Jean the Hueman: There are different definitions. For me personally, I follow or subscribe to more traditional roles as far as being able to provide for and protect yourself and your loved ones, or people who are vulnerable. But again, I don’t think that applies to everyone. Those are values I’ve always considered to be important.
GSC: Do you consider yourself an artist or an entrepreneur first?
Jean the Hueman: Entrepreneur, definitely. I think there was a point in time where I did think of myself as an artist more. I’ve transitioned away from that. I’m definitely entrepreneurially focused.
GSC: You recently released the Dear Summer Collection led by your first video advertisements. Do you have plans to release more visuals as you develop your line?
Jean the Hueman: For sure. You’ll definitely see more of that.
GSC: For the aspirational designers reading at home, what’s the main advice you’d give to someone hoping to release a clothing line?
Jean the Hueman: Do your research. I would say do your research before anything. Check the name you have for your brand, see if that name is already in use. If it is, find a way to tweak it so you’re not copying somebody else’s name or somebody else’s brand. Just do your research. I think a lot of times we look at stuff online or the work that other people are doing, and we always see the highlights whether it’s through social media or even in person. But there’s a lot of work done behind the scenes, a lot of logistics and steps that are taken that are not always seen. So I would say, do your research so you know what goes into it and you’re not out on a limb trying to put things together without any direction.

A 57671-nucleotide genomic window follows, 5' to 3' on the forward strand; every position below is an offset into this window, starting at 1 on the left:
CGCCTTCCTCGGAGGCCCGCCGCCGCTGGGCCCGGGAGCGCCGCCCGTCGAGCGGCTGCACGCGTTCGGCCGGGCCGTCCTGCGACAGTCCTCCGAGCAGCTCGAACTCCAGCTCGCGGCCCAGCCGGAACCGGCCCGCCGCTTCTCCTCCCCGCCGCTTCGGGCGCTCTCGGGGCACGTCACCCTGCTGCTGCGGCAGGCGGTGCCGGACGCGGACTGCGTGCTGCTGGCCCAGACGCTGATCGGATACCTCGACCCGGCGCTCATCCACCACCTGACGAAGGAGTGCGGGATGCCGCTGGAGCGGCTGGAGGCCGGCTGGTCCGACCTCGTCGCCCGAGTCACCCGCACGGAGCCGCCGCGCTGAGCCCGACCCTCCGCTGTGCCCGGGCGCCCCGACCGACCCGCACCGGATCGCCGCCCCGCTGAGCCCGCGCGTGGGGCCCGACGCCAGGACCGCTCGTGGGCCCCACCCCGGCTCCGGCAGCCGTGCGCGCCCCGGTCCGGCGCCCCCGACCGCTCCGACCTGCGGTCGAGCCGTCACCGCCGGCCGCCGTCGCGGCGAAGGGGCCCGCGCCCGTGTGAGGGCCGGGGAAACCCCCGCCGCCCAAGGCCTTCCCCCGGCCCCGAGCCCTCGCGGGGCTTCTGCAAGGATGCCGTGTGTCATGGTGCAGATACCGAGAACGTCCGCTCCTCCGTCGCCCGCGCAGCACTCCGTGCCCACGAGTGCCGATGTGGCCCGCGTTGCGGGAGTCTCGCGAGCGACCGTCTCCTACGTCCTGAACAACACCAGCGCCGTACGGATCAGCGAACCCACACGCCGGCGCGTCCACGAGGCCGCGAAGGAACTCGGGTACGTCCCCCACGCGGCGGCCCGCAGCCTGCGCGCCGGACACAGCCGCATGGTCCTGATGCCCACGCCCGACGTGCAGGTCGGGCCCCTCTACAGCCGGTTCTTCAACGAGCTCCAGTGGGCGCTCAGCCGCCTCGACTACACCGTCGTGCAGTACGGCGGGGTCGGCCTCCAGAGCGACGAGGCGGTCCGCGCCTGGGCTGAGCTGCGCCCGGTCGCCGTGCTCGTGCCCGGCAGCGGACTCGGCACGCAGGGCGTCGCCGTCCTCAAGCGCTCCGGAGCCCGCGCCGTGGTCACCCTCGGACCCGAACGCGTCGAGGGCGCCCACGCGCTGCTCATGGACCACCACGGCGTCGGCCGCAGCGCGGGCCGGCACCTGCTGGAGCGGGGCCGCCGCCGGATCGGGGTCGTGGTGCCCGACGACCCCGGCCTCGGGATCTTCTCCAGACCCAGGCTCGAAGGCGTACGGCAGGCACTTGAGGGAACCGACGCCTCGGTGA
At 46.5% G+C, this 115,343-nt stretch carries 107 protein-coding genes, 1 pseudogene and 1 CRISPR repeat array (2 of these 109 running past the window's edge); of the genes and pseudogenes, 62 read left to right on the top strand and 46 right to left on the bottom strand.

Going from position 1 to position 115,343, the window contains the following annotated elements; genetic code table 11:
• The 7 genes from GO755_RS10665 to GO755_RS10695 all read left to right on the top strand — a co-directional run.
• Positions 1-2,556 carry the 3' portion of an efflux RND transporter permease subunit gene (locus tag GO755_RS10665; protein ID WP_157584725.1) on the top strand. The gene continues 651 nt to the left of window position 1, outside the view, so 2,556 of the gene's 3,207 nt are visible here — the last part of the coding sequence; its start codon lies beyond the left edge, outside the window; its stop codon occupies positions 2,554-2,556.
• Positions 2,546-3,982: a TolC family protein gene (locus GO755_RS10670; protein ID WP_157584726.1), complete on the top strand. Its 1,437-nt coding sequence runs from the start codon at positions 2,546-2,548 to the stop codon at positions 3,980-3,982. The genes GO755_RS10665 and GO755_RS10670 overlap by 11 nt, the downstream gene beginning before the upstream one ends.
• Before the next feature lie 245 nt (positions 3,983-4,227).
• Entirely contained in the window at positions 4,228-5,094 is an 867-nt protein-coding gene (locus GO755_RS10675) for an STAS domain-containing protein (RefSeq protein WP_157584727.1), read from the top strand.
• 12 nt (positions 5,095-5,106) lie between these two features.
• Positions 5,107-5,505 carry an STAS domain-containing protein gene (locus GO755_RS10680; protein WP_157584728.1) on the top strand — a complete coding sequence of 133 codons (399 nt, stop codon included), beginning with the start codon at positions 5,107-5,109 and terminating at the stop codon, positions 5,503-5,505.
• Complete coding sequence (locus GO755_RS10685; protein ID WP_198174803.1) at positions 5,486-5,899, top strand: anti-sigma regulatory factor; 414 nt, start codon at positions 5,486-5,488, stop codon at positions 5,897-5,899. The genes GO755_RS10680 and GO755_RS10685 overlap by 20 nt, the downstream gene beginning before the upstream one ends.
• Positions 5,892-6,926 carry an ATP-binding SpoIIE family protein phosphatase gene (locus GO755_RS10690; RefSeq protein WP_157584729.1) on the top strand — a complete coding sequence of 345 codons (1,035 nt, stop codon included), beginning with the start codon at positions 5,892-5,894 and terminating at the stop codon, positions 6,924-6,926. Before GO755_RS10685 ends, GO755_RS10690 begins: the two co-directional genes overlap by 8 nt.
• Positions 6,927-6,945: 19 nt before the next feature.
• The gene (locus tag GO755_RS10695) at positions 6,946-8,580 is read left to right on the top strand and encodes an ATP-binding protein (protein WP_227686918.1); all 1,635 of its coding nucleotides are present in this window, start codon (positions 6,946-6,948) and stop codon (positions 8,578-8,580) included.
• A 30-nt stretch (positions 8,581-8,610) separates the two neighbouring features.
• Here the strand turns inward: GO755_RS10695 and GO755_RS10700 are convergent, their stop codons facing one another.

GSC: Basketball is clearly something that inspires you. Any prediction for who will win the NBA championship this year?
Jean the Hueman: Imma go with the Lakers. I’m a fan of Lebron to be honest, so I’m riding with Lebron, man.
GSC: Who are your basketball style icons past and present?
Jean the Hueman: Definitely Allen Iverson, without question. Especially in that era of streetwear and baggy streetwear, Iverson was the NBA poster child for it. Currently I don’t really keep up with basketball style, but I like LeBron’s style from what I’ve seen. I don’t know if it’s solely his brand, but he has Uninterrupted. I like some of the styles he puts out. I think basketball’s style can be kind of strange, sometimes they wear more questionable things to me, just as far as the style and direction. I can’t really say there’s a basketball player that I really look to as a style icon. I do like Russell Westbrook; just the audacity that he has with fashion. The confidence in how he wears his clothes. Him just being openly creative with his outfits. That’s cool.
GSC: A lot of them I’d say are the runway type of vibes; stuff you wouldn’t really wear.
Jean the Hueman: Yeah exactly, you framed it perfectly. I feel like it’s not of the Iverson era, or earlier era, where those styles were more applicable, day-to-day. Now it kind of feels like players are doing it for that pregame snapshot. It’s like a runway feel. So I don’t really see players wearing a lot of their outfits on a regular basis, but I respect it at the end of the day.
GSC: How have you been taking care of your mental health during the pandemic and racial uprising?
Jean the Hueman: Exercise, man. I’ve been trying to stay active. I think that’s a big part of it, especially with being quarantined or stationed at home. When you’re not active, your body being stagnant can cause your mind to be stagnant. So I’ve been trying to stay active, whether it’s jogging or I started playing basketball again recently. I was in a mixed martial arts class also. Reading, meditating, and prayer has always been big for me. Just trying to keep my mind and body engaged as much as possible.